Apple has thus far maintained control over its phone platform and, working with licensed carriers like AT&T in the US, it has considerable ability to shape the content that shows up on its phones. In addition, the iPhone has attracted a cadre of applications developers, who can sell through an Apple shop and get a cut of the revenue their software brings in. Google has flung its Android phone platform at Apple and by doing so it apparently believes it can do better in the mobile phone advertising business. There isn't much of a mobile phone advertising business right now, but Google clearly believes there will be one and that Apple rather than Microsoft, Palm or Blackberry is the competitor to hit with that first big pie. It's not yet clear whether Google will continue to go it alone. It may well be in talks with other companies in mobile telephony, seeking a way to grow faster than it could on its own. Whatever Google is up to, Apple is not asleep. It just changed its rules to allow songs downloaded to its iPhone or iPod to be copied, a move that looks like a pre-emptive pie toss at Google, Microsoft, and the Korean phone makers that are trying to chase the mobile phone buyers that are drawn to the impressive iPhone product.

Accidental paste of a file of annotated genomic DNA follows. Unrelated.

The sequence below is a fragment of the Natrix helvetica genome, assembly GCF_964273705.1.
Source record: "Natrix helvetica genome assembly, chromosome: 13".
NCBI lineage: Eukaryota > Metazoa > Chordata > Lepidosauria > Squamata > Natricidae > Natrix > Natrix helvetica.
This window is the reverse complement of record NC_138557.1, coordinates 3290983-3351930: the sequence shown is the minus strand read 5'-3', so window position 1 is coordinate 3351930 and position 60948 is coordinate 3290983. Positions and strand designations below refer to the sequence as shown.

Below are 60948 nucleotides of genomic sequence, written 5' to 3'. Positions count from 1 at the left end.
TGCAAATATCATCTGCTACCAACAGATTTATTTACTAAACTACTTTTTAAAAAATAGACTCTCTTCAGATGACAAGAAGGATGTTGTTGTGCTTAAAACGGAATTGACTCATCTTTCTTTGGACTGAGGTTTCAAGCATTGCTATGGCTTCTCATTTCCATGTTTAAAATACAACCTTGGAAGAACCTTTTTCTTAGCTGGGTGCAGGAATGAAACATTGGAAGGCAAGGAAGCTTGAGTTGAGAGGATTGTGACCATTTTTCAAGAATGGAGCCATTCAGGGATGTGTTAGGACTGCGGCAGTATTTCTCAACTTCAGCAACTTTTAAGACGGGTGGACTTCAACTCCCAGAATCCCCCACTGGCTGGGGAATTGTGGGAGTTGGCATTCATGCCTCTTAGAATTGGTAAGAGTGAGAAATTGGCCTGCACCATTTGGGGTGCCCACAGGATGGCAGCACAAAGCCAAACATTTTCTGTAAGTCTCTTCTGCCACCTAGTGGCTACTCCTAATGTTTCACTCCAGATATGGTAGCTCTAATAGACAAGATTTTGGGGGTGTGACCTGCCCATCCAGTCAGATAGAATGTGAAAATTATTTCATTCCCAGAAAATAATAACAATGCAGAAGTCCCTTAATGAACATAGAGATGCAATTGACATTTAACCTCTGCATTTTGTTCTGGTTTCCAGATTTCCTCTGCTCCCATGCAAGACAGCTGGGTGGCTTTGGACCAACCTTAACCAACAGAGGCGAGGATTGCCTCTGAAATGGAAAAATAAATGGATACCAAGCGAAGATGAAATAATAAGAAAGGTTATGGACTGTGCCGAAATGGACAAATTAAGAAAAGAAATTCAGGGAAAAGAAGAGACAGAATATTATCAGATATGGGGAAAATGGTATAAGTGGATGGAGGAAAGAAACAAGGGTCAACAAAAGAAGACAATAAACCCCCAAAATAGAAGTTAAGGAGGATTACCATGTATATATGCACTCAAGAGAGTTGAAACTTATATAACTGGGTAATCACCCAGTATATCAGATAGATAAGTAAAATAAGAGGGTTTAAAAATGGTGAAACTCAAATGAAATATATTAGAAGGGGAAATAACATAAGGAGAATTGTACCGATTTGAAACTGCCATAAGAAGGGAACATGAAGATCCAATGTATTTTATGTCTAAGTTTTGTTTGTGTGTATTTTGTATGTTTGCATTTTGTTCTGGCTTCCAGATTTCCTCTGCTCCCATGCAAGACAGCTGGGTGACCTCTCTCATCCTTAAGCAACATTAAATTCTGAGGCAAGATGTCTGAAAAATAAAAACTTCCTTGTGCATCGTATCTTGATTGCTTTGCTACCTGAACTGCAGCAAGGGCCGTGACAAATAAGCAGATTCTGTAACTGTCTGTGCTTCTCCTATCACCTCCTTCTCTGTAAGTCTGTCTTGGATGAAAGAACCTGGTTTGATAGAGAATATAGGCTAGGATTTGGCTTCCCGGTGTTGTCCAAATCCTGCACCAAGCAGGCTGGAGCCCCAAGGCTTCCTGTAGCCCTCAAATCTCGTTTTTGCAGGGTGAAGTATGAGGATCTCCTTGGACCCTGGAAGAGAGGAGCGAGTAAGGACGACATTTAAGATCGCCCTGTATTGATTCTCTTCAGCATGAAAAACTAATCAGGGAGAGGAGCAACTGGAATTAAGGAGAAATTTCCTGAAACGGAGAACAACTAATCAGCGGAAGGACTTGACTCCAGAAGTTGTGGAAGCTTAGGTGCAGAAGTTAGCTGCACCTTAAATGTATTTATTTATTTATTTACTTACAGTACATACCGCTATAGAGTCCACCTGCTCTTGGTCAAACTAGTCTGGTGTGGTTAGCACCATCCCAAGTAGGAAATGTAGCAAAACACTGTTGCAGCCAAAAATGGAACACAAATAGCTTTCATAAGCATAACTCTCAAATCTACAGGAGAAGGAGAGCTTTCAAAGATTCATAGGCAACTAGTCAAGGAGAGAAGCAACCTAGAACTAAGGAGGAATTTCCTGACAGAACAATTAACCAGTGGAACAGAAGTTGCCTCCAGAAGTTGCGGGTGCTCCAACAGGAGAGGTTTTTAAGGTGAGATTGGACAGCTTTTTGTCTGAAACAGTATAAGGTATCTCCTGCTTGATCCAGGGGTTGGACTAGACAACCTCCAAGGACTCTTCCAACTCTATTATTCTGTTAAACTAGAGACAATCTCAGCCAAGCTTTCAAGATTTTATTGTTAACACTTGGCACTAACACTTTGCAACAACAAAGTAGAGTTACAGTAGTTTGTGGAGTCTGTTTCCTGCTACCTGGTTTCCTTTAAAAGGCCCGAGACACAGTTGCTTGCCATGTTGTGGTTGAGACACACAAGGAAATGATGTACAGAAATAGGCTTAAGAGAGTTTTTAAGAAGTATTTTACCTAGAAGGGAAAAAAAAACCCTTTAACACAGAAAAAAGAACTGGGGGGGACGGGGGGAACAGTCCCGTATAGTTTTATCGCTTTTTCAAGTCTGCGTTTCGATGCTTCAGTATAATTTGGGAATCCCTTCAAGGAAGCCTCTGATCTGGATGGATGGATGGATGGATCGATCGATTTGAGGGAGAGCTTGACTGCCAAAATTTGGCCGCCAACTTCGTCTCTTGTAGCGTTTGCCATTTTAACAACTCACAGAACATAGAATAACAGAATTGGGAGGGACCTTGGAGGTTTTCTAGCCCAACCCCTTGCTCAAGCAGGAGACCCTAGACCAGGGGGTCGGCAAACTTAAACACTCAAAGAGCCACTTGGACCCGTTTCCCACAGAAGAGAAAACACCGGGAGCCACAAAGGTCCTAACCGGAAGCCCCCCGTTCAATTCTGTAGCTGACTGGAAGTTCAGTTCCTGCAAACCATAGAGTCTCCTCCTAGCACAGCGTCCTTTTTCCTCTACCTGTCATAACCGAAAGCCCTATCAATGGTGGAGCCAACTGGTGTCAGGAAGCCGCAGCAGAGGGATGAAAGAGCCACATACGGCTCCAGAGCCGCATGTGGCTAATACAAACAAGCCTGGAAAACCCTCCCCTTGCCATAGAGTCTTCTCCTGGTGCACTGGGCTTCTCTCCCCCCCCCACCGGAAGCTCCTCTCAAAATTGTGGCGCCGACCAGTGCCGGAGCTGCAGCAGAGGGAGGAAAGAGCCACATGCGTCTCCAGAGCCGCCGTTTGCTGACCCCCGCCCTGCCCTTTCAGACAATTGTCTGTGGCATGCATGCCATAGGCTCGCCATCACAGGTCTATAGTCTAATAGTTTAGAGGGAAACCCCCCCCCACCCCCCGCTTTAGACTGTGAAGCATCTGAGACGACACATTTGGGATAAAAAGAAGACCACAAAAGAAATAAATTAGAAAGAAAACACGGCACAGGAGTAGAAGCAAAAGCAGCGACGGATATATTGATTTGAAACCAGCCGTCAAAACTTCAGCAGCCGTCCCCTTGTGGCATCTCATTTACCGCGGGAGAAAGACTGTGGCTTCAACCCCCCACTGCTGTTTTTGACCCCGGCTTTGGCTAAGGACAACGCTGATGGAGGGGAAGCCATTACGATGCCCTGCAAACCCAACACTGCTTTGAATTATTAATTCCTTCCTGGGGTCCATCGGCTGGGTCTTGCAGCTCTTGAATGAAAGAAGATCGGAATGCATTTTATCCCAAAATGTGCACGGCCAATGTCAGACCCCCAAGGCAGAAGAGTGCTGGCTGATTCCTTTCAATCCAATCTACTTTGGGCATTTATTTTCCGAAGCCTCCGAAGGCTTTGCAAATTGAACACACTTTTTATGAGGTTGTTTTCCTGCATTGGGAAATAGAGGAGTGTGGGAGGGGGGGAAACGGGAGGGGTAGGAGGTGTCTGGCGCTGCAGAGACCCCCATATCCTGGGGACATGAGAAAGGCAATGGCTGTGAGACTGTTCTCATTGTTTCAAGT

For pie assassins and even more so for shoe throwers, speed is everything. The most astonishing aspect of the Baghdad event was not that a reporter at a press conference got to fling a shoe at the President but that he got to fling two before the cops wrestled him to the floor. The shoe manufacturer Baydan was nearly as quick, getting its web updated almost immediately to promote a product it had renamed the Bye Bye Bush shoe.
A million years ago, well, a million computer years ago, during the 1980s, some of IBM's glass house customers used to get great deals from IBM by making sure they had an Amdahl coffee mug around when the IBM sales rep came to visit. That sort of mischief was in line with the pie tossing frivolity of the iconoclastic and subversive political protestors who were their contemporaries.
And don't for a minute think that IBM isn't capable of more or less the same thing. We're confident the company is already studying ways to play a big role in any IT initiatives the next US government will cook up. The trick, for IBM, will be to find a way to get some big contracts and still do the work done offshore where its labor is cheaper (but nowhere near as cheap as the people IBM's Asian employees hire for their own personal care and comfort), if it can find a way to do that sort of thing without tripping over its own shoelaces.
Well, maybe we should all get into that Yippee spirit, if we can update it to better reflect the contemporary point of view. How about this? Stop the war (unless it will get us out of this depression)! Okay. Maybe not.
— Hesh Wiener January 2009